There are thousands of kids -- victims of abuse and neglect -- ripped from their homes with no one to speak for them in court.
Local officials say that’s the case in Tampa Bay and there aren’t enough people to help.
Those people are known as court appointed special advocates or guardians ad litem.
They’re volunteers who help kids navigate the legal system, spend time with the child and work with caregivers and teachers to provide resources and anything else needed in the child’s best interest.
Edgar Hernandez says he wouldn’t be who he is today if it weren’t for a neighbor teaching him to read, write and serve as a mentor.
“I wanted to give back because someone gave to me and I was able to make it,” said Hernandez.
Now he volunteers as a Guardian Ad Litem in Hernando County. He serves as the only voice for children victim to abuse and neglect in court.
Many of these kids are taken from their homes and end up in foster care.
In Hernando, Citrus, Lake, Sumter and Marion Counties there are nearly 1,600 children who have been removed from their homes, but only enough volunteers to speak for about 84% of them.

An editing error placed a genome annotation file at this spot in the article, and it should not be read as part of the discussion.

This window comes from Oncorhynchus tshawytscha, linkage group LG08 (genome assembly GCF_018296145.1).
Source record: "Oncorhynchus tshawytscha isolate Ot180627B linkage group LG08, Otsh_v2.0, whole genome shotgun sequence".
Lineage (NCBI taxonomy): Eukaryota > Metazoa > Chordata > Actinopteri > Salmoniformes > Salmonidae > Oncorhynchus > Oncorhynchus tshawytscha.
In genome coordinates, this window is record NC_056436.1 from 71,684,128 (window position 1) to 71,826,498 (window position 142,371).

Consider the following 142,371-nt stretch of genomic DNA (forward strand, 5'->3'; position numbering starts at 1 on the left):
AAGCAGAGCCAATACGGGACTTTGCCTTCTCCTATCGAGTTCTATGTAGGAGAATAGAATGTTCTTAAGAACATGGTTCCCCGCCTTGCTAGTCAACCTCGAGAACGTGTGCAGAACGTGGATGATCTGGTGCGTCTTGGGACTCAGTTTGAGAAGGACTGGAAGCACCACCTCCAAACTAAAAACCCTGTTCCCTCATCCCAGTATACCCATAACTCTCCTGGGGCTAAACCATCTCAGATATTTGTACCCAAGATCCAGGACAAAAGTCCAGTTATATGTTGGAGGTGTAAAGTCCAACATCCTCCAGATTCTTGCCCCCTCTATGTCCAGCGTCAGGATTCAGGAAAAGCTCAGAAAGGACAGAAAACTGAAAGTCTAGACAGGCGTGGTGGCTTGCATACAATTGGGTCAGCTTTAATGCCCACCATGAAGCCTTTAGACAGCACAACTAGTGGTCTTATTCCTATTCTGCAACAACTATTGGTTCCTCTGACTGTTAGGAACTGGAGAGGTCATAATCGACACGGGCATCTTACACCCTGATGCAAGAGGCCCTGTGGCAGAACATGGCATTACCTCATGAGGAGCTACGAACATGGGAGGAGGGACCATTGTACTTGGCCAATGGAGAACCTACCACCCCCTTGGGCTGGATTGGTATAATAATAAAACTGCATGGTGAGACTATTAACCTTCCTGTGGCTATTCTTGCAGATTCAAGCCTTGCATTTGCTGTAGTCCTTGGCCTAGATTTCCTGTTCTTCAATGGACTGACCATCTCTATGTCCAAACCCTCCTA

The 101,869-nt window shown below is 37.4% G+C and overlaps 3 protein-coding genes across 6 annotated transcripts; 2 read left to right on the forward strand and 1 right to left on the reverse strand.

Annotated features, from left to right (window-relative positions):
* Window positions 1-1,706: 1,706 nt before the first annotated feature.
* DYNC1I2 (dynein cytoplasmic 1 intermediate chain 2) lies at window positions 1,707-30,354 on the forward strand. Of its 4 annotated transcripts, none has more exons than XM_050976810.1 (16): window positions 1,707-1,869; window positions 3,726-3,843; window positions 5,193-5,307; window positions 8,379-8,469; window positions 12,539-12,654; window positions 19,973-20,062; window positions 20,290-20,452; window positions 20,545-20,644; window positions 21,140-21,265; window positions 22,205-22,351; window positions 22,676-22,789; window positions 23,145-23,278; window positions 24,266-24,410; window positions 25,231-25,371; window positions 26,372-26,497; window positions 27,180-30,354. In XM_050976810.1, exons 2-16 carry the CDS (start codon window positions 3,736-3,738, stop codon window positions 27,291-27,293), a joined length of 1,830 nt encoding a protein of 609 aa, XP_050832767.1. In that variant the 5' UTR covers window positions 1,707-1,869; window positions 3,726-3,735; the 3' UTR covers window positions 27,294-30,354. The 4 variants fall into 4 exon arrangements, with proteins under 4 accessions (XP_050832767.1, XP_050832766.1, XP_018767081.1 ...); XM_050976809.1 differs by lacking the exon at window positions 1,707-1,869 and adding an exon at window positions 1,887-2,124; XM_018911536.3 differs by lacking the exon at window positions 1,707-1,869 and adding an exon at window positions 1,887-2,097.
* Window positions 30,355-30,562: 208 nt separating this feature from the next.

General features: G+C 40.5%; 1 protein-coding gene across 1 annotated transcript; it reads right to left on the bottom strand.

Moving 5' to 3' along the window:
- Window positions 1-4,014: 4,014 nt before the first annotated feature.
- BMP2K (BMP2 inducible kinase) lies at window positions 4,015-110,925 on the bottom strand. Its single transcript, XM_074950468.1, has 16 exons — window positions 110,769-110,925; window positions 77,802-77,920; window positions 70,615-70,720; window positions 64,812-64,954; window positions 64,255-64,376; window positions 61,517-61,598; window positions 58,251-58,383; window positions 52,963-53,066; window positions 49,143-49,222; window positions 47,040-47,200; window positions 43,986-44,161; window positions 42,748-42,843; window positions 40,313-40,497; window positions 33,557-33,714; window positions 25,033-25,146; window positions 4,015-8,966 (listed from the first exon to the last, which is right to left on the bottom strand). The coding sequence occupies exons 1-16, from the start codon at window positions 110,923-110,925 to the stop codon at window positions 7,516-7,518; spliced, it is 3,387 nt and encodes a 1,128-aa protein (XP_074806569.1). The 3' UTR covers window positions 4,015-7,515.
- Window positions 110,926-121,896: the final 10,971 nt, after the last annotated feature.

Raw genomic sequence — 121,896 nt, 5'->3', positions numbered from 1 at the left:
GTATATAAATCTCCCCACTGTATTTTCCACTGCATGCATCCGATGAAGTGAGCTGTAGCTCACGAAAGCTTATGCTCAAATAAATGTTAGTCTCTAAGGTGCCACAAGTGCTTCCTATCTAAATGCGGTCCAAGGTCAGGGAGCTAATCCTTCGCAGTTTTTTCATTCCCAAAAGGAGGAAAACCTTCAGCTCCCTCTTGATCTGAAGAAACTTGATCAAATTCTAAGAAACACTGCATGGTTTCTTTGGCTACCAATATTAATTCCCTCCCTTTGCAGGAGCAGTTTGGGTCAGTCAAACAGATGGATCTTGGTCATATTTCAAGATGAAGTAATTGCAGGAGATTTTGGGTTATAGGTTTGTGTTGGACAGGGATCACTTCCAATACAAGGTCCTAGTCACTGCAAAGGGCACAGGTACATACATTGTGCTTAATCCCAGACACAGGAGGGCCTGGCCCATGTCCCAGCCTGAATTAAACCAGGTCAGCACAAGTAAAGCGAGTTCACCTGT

“Our goal is 100% representation because 100% of the kids need representation in court,” said Doug FeldKamp, Child Advocacy Manager.
It’s not just a local issue, it's statewide.
In Hillsborough County, there are more than 3,100 kids in foster care. T
he Guardian Ad Litem program is only appointed to 1,800 of those children, but there are only 660 volunteers which means more than 1,000 volunteers are needed.
In Pasco and Pinellas Counties 2,400 kids are in foster care, but there are only enough volunteers to advocate for about 70% of them.
In Manatee and Sarasota counties, more than 100 volunteers are needed to help more than 1,200 children in foster care there.
“Our goal is make sure that child is safe, make sure that child gets the services they need. counseling, medical, dental and they need to be heard," said FeldKamp.
“They let the court know what is in the best interest of that child,” said Circuit 5 Director of Recruitment, Diana Hollwedel.
Hollwedel says a majority of these kids have parents addicted to drugs, but Guardians Ad Litems can help these kids out that situation and turn their lives around. Hernandez says that’s the reward he lives for.
Right now lawmakers are considering giving the Guardians Ad Litem program more than $2.5 million to pay for things like rehab and counseling for the kids and their families. That money wouldn’t make the Guardian Ad Litem position a paid one, it’s meant for people who truly have a passion for kids.
If you’re interested in becoming a volunteer in Hernando County contact Diana Hollwedel at 352-812-6971 or email firstname.lastname@example.org
To find out about opportunities in your area visit www.guardianadlitem.org